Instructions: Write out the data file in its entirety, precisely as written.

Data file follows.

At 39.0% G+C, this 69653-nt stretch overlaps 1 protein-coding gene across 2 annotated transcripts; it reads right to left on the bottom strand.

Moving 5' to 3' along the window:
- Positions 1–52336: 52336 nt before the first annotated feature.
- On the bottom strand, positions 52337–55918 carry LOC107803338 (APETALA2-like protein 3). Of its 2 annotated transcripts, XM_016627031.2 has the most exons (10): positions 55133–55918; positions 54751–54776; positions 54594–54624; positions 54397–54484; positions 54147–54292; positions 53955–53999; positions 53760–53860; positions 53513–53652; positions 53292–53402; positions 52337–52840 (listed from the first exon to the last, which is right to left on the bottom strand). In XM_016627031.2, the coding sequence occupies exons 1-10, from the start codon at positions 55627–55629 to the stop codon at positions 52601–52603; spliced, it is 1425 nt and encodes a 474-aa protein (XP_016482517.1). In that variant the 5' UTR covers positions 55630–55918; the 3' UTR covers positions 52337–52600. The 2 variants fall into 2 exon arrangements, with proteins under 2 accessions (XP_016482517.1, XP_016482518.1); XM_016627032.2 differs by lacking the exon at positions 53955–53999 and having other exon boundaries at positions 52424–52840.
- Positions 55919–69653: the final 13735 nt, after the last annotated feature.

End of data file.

At 39.0% G+C, this 69653-nt stretch overlaps 1 protein-coding gene across 2 annotated transcripts; it reads right to left on the bottom strand.

Moving 5' to 3' along the window:
- Positions 1–52336: 52336 nt before the first annotated feature.
- On the bottom strand, positions 52337–55918 carry LOC107803338 (APETALA2-like protein 3). Of its 2 annotated transcripts, XM_016627031.2 has the most exons (10): positions 55133–55918; positions 54751–54776; positions 54594–54624; positions 54397–54484; positions 54147–54292; positions 53955–53999; positions 53760–53860; positions 53513–53652; positions 53292–53402; positions 52337–52840 (listed from the first exon to the last, which is right to left on the bottom strand). In XM_016627031.2, the coding sequence occupies exons 1-10, from the start codon at positions 55627–55629 to the stop codon at positions 52601–52603; spliced, it is 1425 nt and encodes a 474-aa protein (XP_016482517.1). In that variant the 5' UTR covers positions 55630–55918; the 3' UTR covers positions 52337–52600. The 2 variants fall into 2 exon arrangements, with proteins under 2 accessions (XP_016482517.1, XP_016482518.1); XM_016627032.2 differs by lacking the exon at positions 53955–53999 and having other exon boundaries at positions 52424–52840.
- Positions 55919–69653: the final 13735 nt, after the last annotated feature.